Democrats vs. Republicans. Progressives vs. conservatives. North vs. South. Jeffersonians vs. Hamiltonians. Federalists vs. Antifederalists. There is always one group that wants to slow down the pace of change and conserve institutions, while another group wants to speed up the pace of change and get on with innovation and reform.

The art of leadership in this environment, the art of politics in our democracy, is to find principled ways to leverage these clashing forces for the public good. That’s one of the reasons we focus on the presidency. Our presidents are the only public officials who are elected by all the people. By definition, the Oval Office needs to cultivate the capacity to find common ground for the public good.

Our Common Ground Initiative is unique in higher education today. No other public university in the U.S. is making a balanced, comprehensive exploration of what it means to be progressive and what it means to be conservative in the 21st century. Our Wheelhouse Talks inspire leaders. Our American Conversations engage citizens. Our Coffee House Debates inform voters. In all these forums we explore these two traditions and search out the common ground they might share – historically, culturally, and politically.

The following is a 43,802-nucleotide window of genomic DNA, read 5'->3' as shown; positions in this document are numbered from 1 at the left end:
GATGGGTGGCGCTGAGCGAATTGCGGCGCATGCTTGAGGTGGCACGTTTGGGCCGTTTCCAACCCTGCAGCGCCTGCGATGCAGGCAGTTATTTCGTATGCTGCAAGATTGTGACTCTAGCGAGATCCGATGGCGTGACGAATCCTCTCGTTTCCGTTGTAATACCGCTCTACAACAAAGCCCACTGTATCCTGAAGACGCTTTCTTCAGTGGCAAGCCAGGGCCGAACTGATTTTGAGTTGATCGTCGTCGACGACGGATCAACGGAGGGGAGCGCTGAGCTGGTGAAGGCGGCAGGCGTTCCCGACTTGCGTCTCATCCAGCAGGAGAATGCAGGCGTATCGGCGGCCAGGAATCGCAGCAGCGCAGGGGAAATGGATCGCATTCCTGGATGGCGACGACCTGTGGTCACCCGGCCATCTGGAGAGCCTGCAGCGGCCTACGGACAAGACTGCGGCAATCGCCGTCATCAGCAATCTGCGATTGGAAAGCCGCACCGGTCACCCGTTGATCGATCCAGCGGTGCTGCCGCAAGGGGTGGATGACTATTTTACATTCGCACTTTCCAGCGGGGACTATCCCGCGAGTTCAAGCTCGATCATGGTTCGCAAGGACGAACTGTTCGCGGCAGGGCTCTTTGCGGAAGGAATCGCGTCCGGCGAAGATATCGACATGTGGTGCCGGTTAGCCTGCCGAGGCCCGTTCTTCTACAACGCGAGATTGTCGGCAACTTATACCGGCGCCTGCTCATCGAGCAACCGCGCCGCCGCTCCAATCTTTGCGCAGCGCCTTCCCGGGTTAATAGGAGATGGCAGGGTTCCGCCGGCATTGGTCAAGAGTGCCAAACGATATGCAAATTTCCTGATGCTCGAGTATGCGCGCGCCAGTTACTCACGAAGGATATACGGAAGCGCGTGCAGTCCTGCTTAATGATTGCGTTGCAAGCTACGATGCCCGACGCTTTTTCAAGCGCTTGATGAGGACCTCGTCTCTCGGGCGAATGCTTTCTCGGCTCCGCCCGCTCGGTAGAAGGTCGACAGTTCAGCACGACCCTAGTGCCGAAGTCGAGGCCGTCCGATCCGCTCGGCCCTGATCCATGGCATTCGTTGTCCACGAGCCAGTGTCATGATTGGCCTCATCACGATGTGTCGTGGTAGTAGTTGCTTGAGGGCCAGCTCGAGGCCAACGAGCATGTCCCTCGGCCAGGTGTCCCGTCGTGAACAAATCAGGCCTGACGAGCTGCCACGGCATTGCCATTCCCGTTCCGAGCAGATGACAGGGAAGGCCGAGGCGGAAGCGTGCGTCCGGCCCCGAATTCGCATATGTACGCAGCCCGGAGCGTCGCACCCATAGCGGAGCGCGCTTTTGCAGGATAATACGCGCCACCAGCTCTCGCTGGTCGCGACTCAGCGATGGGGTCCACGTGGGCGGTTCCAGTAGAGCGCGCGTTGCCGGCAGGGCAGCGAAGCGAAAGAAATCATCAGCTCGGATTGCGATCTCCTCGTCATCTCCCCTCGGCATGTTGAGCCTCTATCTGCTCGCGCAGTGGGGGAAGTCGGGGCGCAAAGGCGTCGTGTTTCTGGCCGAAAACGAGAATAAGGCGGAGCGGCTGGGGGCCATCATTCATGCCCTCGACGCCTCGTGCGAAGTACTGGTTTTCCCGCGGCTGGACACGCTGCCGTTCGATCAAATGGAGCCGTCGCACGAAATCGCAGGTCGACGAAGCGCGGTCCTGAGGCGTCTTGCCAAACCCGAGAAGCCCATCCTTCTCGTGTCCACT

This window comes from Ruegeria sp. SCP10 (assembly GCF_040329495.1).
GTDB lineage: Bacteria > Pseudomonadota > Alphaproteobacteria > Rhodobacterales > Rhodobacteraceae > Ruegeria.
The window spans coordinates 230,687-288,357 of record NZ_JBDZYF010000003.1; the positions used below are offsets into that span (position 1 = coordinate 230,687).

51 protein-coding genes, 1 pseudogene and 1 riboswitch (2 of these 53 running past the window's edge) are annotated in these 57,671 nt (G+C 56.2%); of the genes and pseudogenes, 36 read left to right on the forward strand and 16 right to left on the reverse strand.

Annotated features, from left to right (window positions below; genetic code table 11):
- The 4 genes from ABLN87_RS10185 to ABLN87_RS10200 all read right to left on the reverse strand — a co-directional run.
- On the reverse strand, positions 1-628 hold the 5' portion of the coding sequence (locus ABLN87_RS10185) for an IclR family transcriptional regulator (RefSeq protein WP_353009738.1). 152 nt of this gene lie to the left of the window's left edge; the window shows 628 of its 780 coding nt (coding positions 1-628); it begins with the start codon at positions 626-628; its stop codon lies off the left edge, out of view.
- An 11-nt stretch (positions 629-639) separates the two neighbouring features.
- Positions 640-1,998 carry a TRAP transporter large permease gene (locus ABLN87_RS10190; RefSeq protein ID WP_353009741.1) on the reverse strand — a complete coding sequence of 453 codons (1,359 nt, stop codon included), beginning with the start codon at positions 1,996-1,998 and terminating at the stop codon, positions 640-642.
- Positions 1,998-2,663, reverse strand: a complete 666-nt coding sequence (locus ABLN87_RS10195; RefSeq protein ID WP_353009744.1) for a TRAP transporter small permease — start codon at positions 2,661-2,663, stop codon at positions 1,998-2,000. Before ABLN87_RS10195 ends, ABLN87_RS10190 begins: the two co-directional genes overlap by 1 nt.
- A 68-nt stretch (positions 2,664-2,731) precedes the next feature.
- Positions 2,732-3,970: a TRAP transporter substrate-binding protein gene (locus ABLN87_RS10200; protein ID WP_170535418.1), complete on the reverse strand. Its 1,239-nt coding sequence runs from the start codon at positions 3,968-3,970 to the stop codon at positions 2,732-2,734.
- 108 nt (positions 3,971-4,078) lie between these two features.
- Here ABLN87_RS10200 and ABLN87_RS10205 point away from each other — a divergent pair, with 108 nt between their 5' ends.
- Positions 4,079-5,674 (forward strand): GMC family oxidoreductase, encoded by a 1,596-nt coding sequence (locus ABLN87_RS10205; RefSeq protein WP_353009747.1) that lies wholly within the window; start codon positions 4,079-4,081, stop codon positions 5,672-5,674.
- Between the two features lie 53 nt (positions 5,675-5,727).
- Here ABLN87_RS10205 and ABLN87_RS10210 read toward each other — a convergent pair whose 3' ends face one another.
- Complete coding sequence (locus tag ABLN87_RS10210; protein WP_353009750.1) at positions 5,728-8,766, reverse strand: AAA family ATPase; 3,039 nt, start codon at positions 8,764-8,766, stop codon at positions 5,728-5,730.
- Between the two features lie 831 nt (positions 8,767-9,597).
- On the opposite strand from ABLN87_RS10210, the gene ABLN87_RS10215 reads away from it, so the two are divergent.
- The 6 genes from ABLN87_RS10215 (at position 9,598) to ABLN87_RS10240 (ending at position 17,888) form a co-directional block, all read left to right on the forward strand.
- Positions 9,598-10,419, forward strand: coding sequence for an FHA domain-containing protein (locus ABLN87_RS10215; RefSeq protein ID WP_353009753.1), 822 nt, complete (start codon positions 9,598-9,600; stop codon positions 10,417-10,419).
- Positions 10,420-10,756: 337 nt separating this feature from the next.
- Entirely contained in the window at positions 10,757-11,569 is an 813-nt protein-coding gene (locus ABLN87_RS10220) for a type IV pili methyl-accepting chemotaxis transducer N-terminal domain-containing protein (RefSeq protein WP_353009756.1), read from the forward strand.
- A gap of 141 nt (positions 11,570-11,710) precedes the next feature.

At Hauenstein Center programs, you’re going to hear speakers you disagree with. That’s a good thing. We bring you these programs in the conviction that academic rigor requires intellectual diversity. Our Common Ground Initiative seeks to create a space where conservatives and progressives can come together in an open, respectful, intellectually rigorous forum to confront the challenges we face.